(Bloomberg View) -- Now that Amazon.com Inc. has released its list of 20 finalists for its second headquarters, there is lots of talk about the Washington area, as the District of Columbia; Northern Virginia; and Montgomery County, Maryland, all made the cut. Speaking as someone who has lived in Fairfax County, Virginia, almost 30 years running, we shouldn’t treat those three locations as the same. If Amazon does opt for this region, its particular choice will reflect some important truths about the future of the country.
Let’s say Amazon chooses Montgomery County, perhaps somewhere in Silver Spring or the former White Flint Mall location in Rockville. Both of those places are a quick Metro ride into Washington and are well served by public transit. Amazon could tell prospective employees that they could live in the “cool” parts of the District and still have a reasonable work commute. The older and perhaps wealthier employees could live in Bethesda or Potomac and enjoy very good public schools for their children.
Still, the millennials would be getting their way. It would be a sign that major companies, especially those with highly educated workers, see the need to offer their employees more than a purely suburban existence. In the longer run, that favors locales such as Hoboken, New Jersey, and the immediate suburbs of Boston and Philadelphia. It’s also a sign that the sprawl of the Sun Belt will face upper limits in terms of attracting technology companies.
If Amazon chooses Northern Virginia, such as Fairfax County or Loudoun County out by Washington Dulles International Airport, that’s a sign that the suburbs really are enough, and that affordable housing and good school systems are paramount. Consider that a victory for parents. On the map those locations may not look much farther out from Washington than Montgomery County, but gauged by the feasibility of the commute, the choices are worlds apart.
I think it less likely that Amazon opts for the District of Columbia proper. For one thing, the District doesn’t have enough good public schools. Many Amazon employees would choose to live in and commute from the suburbs, so then why not just locate there? Refusing D.C. would be a sign that many of America’s damaged cities won’t undergo enough gentrification to attract major businesses.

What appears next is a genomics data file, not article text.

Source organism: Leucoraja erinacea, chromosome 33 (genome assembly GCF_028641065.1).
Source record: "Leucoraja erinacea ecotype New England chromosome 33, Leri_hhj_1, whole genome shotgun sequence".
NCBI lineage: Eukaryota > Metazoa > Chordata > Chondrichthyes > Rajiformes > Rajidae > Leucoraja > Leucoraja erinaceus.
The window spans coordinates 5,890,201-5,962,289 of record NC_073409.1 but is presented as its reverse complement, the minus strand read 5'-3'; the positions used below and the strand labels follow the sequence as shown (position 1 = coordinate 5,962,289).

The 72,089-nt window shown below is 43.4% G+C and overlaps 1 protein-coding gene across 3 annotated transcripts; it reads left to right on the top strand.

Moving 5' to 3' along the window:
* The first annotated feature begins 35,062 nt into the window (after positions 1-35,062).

President Donald Trump may be another reason Amazon won’t locate in the District. The federal government is a major player in much of what happens in the District. D.C. cannot easily offer Amazon moving, tax and infrastructure benefits without some kind of federal budgetary sign-off, if only implicitly. Does Amazon founder Jeff Bezos really want his big plans to depend on the whims of a somewhat unpredictable and sometimes hostile chief executive? Putting Amazon into either Maryland or Virginia is a statement that future policy change in America is going to come at the state rather than federal level, a pretty good bet.
In any of these Washington area locations, Amazon is taking an implicit stance on the nature of talent and education. It’s well known that the D.C. area has high education levels, including in science and technology fields. At the same time, it has not bred a lot of rapidly scaling, dynamic startups comparable to, say, Silicon Valley or Austin, Texas. The work ethic and competition here are strong, but the orientation is too much toward the government as customer and arbiter. If Amazon settles in or near Washington, the company is betting that educated human beings are flexible and can reorient their priorities and ethos to a changing business environment. If there is any argument against Amazon picking the D.C. area, it’s this one.
Overall, I think Montgomery County is the most likely choice out of all the Amazon finalists, and that reflects the power of millennials and their desire for urban living. I would not rule out a slightly unorthodox alternative: an Amazon headquarters straddling Maryland and Virginia, noting that Amazon Web Services already has a significant presence in Northern Virginia.
Why plumb for both locations? Well, combined with Washington state, that would give the company six U.S. senators fighting for its interests, at a time when tech companies are coming under increasing fire. That decision too would be a statement of where our republic is headed, with just about everything being politicized.
This column does not necessarily reflect the opinion of the editorial board or Bloomberg LP and its owners.
Tyler Cowen is a Bloomberg View columnist. He is a professor of economics at George Mason University and writes for the blog Marginal Revolution. His books include “The Complacent Class: The Self-Defeating Quest for the American Dream.”
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